To put it bluntly, Arnold Schwarzenegger's post-politics comeback has been one Predator-sized flop. What has he really accomplished other than trampling over his former glory as an iconic action hero? Not even joining the equally grizzled stars of The Expendables could help, and the solo films he's starred in have been pretty embarrassing. Bet you already forgot Escape Plan and that was barely six months ago. What Arnold needed, and quite badly, was to stop trading on his past (uh oh Terminator fans) and be a different type of bad ass. Fortunately, that's when End of Watch director David Ayer came calling with Sabotage, simply Schwarzenegger's best film in years.
Ayer has made a living off gritty cop thrillers, usually focusing on corruption and brotherhood, and Sabotage is no different. It allows for Schwarzenegger to be the leader of a group that aren't just a bunch of muscle-bound stereotypes, but characters with some pretty serious flaws. He plays John "Breacher" Wharton, the head gorilla in a special DEA unit full of rowdy hair-trigger animals. Mireille Enos, Terrence Howard, Josh Holloway, Joe Manganiello, Max Martini, Sam Worthington, and Kevin Vance make up his rough 'n tumble squad who specialize in vulgarity and gunning down drug cartels. During one particularly bloody raid, Breacher's unit makes away with a cool $10M in cash, quite literally flushing it down the toilet. But when they come back to claim it, the money is nowhere to be found. All they've got to show for the theft is the federal government breathing down their necks and a lengthy suspension.
Well, they do get one more thing: dead. Pretty soon after reforming, members of the team start dropping like flies. Breacher calls it an "occupational hazard" but when guys are having their entire homes plowed under by trains, or getting gutted like a fish and nailed to the ceiling, it's clear somebody is sending a message. Already on edge, the unit begins to turn on one another as they try to sort out who the bad guys are and if there's a traitor in their close-knit family. Olivia Williams plays a dogged federal agent assigned to the case, and when she's not making off-color jokes with her partner (Harold Perrineau) she's trying to figure out what Breacher's team is hiding.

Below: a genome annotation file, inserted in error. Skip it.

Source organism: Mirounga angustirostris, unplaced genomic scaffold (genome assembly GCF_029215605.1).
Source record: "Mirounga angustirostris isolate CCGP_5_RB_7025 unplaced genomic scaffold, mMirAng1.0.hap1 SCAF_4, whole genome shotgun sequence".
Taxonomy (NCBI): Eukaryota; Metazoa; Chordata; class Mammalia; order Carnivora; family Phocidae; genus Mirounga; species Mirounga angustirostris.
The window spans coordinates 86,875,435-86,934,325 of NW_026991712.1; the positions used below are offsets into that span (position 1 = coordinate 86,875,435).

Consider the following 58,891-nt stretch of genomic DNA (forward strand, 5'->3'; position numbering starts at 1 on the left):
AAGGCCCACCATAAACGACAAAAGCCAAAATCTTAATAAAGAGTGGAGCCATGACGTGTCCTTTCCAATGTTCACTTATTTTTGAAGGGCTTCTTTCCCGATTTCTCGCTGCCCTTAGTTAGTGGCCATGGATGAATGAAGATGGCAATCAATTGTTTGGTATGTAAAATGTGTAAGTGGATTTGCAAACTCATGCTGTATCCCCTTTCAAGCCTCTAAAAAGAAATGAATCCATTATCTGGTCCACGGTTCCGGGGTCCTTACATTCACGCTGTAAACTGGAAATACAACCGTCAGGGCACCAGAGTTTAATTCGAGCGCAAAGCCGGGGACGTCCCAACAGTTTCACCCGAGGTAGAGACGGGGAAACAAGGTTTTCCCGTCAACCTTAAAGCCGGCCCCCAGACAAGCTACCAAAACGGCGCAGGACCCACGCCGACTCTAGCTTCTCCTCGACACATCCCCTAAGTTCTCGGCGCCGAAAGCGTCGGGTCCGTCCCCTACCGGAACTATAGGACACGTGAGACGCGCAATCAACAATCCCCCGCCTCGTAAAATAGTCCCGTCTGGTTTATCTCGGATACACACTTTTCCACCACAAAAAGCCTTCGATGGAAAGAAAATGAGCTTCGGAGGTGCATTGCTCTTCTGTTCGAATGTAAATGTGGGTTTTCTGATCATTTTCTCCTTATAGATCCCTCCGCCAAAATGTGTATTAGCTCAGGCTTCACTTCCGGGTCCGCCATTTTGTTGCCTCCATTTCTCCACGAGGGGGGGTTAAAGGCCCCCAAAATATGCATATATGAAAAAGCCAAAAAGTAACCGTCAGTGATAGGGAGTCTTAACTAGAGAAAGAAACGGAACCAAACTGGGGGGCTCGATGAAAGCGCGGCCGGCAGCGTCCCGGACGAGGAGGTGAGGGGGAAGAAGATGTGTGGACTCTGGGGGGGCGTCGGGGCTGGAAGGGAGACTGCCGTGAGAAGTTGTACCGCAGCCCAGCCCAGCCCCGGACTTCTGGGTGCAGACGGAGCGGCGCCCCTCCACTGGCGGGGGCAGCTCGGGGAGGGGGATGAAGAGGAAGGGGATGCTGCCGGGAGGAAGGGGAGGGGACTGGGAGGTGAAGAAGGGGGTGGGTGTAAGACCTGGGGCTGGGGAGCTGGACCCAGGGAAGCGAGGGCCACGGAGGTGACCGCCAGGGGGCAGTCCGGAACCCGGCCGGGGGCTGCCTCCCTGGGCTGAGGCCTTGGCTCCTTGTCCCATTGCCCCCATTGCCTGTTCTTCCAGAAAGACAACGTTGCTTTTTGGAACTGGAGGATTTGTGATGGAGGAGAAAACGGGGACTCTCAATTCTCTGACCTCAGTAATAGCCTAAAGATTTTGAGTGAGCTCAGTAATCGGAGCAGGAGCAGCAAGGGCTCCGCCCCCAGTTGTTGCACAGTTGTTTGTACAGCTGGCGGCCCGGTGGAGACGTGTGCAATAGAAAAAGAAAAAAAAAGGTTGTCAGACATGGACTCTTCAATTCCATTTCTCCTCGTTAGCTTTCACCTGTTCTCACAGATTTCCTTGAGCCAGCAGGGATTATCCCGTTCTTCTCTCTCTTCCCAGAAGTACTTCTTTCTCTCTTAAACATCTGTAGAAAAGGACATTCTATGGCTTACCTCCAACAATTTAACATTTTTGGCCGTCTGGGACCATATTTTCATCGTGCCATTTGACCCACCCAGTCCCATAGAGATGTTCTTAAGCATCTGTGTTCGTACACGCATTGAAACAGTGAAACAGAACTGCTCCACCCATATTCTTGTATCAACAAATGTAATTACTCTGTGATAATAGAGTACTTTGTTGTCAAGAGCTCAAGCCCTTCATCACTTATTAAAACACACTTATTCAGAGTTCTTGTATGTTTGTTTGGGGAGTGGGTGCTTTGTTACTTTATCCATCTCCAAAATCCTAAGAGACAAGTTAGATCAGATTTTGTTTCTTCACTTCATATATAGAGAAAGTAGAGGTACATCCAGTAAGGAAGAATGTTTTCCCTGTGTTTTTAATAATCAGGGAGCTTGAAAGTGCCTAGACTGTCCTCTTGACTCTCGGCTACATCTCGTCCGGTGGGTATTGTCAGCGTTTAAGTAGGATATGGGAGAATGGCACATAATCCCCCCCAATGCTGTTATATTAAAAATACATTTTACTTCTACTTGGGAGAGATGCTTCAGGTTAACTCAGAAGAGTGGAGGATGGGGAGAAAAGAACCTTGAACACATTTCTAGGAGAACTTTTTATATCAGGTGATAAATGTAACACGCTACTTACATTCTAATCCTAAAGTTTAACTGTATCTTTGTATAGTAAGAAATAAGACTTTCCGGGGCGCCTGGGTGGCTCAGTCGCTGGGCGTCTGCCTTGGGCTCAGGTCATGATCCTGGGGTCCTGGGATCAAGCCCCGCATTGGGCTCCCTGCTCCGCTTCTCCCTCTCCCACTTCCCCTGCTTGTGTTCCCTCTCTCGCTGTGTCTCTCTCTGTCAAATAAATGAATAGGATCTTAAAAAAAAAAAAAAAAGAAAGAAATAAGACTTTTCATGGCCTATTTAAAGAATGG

Ayer piles up red herrings quicker than the bullets and bodies stack up, and for the most part the mystery remains at barrel's length, throughout. You might be surprised to learn the story is based on an Agatha Christie novel, And Then There Were None, and it walks the line between whodunit and brutal action flick pretty well until the plot starts to unravel towards the end. While the less said about it the better, there's a major twist surrounding a character's deeply personal motivation that casts everything in a new light. It also serves to needlessly burden a film that wasn't built on the sturdiest of legs, and we see in the rushed shoot-out finale an attempt to just wrap things up neatly. Stacks of dismembered and splattered bodies, along with a healthy amount of torture, should fend off anyone with a nervous stomach. Safe to say this is the most violent film Schwarzenegger has ever been a part of, although it's not nearly as torturous as Jingle All the Way.
Mainly it's good to see Schwarzenegger as an authoritative, deeply intelligent and intimidating character; playing his age without making light of it. He gets a lot of help from a great supporting cast, better than a movie like this would normally bother to assemble. Enos is deadly as a squirrelly, drug-addicted member of Breacher's team who may be more trouble than her ass-kicking and smart mouth are worth. The mark of a great director is getting the best out of his actors, and Ayer has invigorated Schwarzenegger in a way we haven't seen in a long time. Hopefully we see him take on more films like Sabotage rather than trying to recreate the past.